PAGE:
MAY 9, 2008
Never heard of Knock Knock until no less an authority than Uncle Creepy told me that I would enjoy it, as it was up my alley (being a slasher movie and all) and featured hilarious Italian stereotypes. Rather than wait for the increasingly unreliable Blockbuster Online to send it (most of my top 10 movies are either long wait, or simply just not sent), I picked it up at the store so I could bask in the glow of its apparent greatness.
And surprise, it really ain’t all that bad at all. It’s incredibly well shot (on film, hurrah!), though a better editor would be helpful (in addition to some annoying strobe edits, it’s also a very dirty print – lots of blue light lines and large specs of dirt). With one major exception, the no-name cast is also pretty good, another rarity for these things. The one exception is sadly the closest thing the movie has to a female lead, Kim Taggart. She looks like Ann Coulter playing a cop, and her delivery for everything from simple greetings to large chunks of exposition is uniformly terrible.
Sadly the story isn’t very original, or, at all. It’s yet another “prank goes wrong/deformed killer goes after the kids of the people who did him wrong” movie. Slight bonus points for not making it a whodunit (there are like 3 characters with the same bushy dark hair as the killer, throwing you off track), but I wish writer/director Joe Ariola (who gives himself two credits at the beginning and one at the end – douchebag) could have come up with something that took more effort than seeing a DVD of The Burning next to one for Nightmare on Elm St and going “Hey wait a minute...”
One thing that was impressive was how brutal the kills were. No one gets merely stabbed or their throat slashed. This guy fucking EVISCERATES every victim. Guts hanging out, limps hacked off... it’s nuts. It’s also well done; none of it looks fake, particularly the scene where a guy’s leg is cut off around the knee. Sadly, the impact of the kills is blunted by the editor’s (or maybe Ariola’s) insistence on strobe editing/Avid farting these sequences to death, not to mention overlapping duplicate audio (and occasional footage). Sometimes, you know, less IS more. Had the scenes not been drawn out so we could leave absolutely nothing to the imagination, the film would be 5-10 minutes shorter.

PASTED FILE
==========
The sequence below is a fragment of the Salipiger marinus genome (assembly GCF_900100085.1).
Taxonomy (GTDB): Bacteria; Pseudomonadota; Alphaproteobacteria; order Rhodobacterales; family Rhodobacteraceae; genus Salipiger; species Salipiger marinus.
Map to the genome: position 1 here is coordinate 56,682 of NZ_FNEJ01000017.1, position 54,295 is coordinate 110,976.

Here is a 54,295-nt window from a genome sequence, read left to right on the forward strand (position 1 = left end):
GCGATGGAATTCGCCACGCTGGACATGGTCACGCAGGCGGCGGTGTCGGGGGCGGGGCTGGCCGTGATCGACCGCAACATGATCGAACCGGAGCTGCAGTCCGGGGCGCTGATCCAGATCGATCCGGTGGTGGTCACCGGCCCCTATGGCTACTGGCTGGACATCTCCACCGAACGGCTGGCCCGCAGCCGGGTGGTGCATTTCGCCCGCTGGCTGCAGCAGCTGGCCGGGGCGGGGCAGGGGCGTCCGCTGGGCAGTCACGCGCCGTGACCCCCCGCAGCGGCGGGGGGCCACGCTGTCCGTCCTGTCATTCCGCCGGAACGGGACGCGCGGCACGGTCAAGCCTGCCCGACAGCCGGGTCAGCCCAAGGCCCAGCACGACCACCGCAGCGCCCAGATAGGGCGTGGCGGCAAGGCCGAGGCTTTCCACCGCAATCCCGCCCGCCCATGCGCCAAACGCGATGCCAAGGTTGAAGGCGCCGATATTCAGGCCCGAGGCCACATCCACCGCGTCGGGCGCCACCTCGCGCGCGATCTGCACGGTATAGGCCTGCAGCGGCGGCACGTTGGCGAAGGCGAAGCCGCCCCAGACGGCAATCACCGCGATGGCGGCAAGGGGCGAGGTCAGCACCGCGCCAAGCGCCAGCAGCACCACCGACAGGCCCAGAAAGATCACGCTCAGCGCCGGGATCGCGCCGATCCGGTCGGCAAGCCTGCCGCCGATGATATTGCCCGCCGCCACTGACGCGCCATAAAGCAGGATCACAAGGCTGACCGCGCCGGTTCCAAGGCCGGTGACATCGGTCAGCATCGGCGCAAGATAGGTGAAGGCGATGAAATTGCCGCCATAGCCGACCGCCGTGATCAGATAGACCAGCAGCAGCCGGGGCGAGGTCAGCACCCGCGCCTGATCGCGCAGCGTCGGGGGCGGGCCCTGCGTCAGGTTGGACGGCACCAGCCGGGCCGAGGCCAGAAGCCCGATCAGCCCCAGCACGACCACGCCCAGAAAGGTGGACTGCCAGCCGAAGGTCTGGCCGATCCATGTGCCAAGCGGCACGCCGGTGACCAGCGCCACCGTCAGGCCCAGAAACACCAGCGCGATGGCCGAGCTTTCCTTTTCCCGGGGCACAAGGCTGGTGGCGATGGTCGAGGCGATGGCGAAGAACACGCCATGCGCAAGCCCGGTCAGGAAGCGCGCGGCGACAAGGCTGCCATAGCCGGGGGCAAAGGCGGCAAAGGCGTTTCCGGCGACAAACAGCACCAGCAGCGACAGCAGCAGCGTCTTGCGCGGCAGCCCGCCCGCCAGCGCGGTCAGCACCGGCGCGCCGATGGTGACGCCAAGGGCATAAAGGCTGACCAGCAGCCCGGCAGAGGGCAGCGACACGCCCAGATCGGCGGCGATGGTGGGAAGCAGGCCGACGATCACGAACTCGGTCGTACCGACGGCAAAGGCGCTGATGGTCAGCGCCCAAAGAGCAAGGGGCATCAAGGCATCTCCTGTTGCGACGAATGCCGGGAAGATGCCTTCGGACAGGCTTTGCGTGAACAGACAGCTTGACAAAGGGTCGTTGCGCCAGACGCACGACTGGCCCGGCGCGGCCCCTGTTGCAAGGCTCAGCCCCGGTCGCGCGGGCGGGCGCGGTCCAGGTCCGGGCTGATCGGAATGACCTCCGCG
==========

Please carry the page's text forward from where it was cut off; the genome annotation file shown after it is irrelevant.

The movie also contains one of my favorite slasher scenes in recent history. One of our group (and group is a bit of an overstatement, after 20 minutes we never see a single one of these kids unless they are about to be killed, nor do they ever hang out with each other again) is walking down the street, singing to himself with his teeth guard (he’s a football player) still in his mouth for some reason. So he’s just going “mush mumble rawr flar gwar” and then all of a sudden the killer jumps out and begins stabbing the shit out of him. It’s fucking hilarious. And it’s a common theme in the film, the killer coming out of nowhere. I think there were only two scenes in the film that showed the killer doing any sort of stalking; usually he just jumps out without any build up or suspense. Usually I hate this, yet it sort of worked for this particular movie. And I’m actually glad that the kids never really interacted after the first 20 minutes, because all they did was mock one another, even after one of their friends died. You know, I mock my friends a lot too, but I also occasionally, like, SAY THINGS to them.
In my notes I have written “Dom/Boot/Shop”. It took me a while to remember what the Christ it meant, but then I remembered – it’s short for “domestic violence, bootleggers, and shoplifters”. At one point, the horrid female detective woman says that her previous cases were primarily those three crimes, “and usually the same people.” What kind of person is a bootlegger AND a shoplifter who beats his wife? “My wife got pissed that I stole a spindle of DVD-Rs, so I punched her in the face.”
Sadly, Ariola was too busy making sure his name was listed 3495 times in the credits to record a commentary, but there are four featurettes concerning different areas of the production such as sound/music and the special FX make-up (Ariola is missing from these as well – he’s the Terence Malick of indie horror). Hardly groundbreaking, but like the movie itself, they are reasonably entertaining anyway. And also like the movie, it features pointless duplication – the composer is introduced twice over a 40 second span. I like when the features have thematic ties to the film itself.
What say you?